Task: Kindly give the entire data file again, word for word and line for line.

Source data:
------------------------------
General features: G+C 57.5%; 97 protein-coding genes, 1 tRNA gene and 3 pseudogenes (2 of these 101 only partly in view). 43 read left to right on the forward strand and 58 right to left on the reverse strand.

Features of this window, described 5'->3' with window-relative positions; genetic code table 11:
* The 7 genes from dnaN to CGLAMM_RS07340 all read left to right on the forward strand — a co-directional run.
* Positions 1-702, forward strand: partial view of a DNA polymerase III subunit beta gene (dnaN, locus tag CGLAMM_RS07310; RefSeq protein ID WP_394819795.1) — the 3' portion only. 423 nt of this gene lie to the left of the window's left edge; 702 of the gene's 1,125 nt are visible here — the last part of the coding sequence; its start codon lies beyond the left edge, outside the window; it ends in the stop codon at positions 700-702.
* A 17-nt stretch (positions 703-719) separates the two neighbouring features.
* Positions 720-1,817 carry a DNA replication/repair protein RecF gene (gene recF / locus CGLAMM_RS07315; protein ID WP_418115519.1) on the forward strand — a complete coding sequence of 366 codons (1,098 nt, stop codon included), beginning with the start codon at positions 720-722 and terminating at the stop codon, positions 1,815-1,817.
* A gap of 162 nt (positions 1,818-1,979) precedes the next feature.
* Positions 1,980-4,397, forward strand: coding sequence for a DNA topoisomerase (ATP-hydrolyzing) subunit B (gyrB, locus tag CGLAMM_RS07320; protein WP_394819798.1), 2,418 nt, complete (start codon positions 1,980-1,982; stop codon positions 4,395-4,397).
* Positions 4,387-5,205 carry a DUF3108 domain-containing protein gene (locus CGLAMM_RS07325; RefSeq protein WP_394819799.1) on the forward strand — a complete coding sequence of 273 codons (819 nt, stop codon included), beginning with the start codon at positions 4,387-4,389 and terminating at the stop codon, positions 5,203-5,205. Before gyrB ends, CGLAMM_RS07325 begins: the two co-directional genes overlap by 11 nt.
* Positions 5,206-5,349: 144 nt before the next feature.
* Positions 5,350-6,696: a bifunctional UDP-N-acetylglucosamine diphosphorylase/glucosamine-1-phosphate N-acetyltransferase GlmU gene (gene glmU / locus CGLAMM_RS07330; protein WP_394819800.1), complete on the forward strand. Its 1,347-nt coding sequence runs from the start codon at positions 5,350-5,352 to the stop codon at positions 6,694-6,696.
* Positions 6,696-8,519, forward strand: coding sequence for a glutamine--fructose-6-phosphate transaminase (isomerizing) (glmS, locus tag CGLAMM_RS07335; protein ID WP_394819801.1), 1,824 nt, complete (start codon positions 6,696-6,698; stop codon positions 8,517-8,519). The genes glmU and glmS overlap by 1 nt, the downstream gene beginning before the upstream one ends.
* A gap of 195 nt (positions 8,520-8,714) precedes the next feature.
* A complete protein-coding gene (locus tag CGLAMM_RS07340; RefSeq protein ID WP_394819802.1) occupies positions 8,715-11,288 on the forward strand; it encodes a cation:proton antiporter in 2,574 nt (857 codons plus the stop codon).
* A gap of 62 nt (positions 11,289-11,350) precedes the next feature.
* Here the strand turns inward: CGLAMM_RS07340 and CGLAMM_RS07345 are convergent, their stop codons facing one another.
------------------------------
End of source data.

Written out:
General features: G+C 57.5%; 97 protein-coding genes, 1 tRNA gene and 3 pseudogenes (2 of these 101 only partly in view). 43 read left to right on the forward strand and 58 right to left on the reverse strand.

Features of this window, described 5'->3' with window-relative positions; genetic code table 11:
* The 7 genes from dnaN to CGLAMM_RS07340 all read left to right on the forward strand — a co-directional run.
* Positions 1-702, forward strand: partial view of a DNA polymerase III subunit beta gene (dnaN, locus tag CGLAMM_RS07310; RefSeq protein ID WP_394819795.1) — the 3' portion only. 423 nt of this gene lie to the left of the window's left edge; 702 of the gene's 1,125 nt are visible here — the last part of the coding sequence; its start codon lies beyond the left edge, outside the window; it ends in the stop codon at positions 700-702.
* A 17-nt stretch (positions 703-719) separates the two neighbouring features.
* Positions 720-1,817 carry a DNA replication/repair protein RecF gene (gene recF / locus CGLAMM_RS07315; protein ID WP_418115519.1) on the forward strand — a complete coding sequence of 366 codons (1,098 nt, stop codon included), beginning with the start codon at positions 720-722 and terminating at the stop codon, positions 1,815-1,817.
* A gap of 162 nt (positions 1,818-1,979) precedes the next feature.
* Positions 1,980-4,397, forward strand: coding sequence for a DNA topoisomerase (ATP-hydrolyzing) subunit B (gyrB, locus tag CGLAMM_RS07320; protein WP_394819798.1), 2,418 nt, complete (start codon positions 1,980-1,982; stop codon positions 4,395-4,397).
* Positions 4,387-5,205 carry a DUF3108 domain-containing protein gene (locus CGLAMM_RS07325; RefSeq protein WP_394819799.1) on the forward strand — a complete coding sequence of 273 codons (819 nt, stop codon included), beginning with the start codon at positions 4,387-4,389 and terminating at the stop codon, positions 5,203-5,205. Before gyrB ends, CGLAMM_RS07325 begins: the two co-directional genes overlap by 11 nt.
* Positions 5,206-5,349: 144 nt before the next feature.
* Positions 5,350-6,696: a bifunctional UDP-N-acetylglucosamine diphosphorylase/glucosamine-1-phosphate N-acetyltransferase GlmU gene (gene glmU / locus CGLAMM_RS07330; protein WP_394819800.1), complete on the forward strand. Its 1,347-nt coding sequence runs from the start codon at positions 5,350-5,352 to the stop codon at positions 6,694-6,696.
* Positions 6,696-8,519, forward strand: coding sequence for a glutamine--fructose-6-phosphate transaminase (isomerizing) (glmS, locus tag CGLAMM_RS07335; protein ID WP_394819801.1), 1,824 nt, complete (start codon positions 6,696-6,698; stop codon positions 8,517-8,519). The genes glmU and glmS overlap by 1 nt, the downstream gene beginning before the upstream one ends.
* A gap of 195 nt (positions 8,520-8,714) precedes the next feature.
* A complete protein-coding gene (locus tag CGLAMM_RS07340; RefSeq protein ID WP_394819802.1) occupies positions 8,715-11,288 on the forward strand; it encodes a cation:proton antiporter in 2,574 nt (857 codons plus the stop codon).
* A gap of 62 nt (positions 11,289-11,350) precedes the next feature.
* Here the strand turns inward: CGLAMM_RS07340 and CGLAMM_RS07345 are convergent, their stop codons facing one another.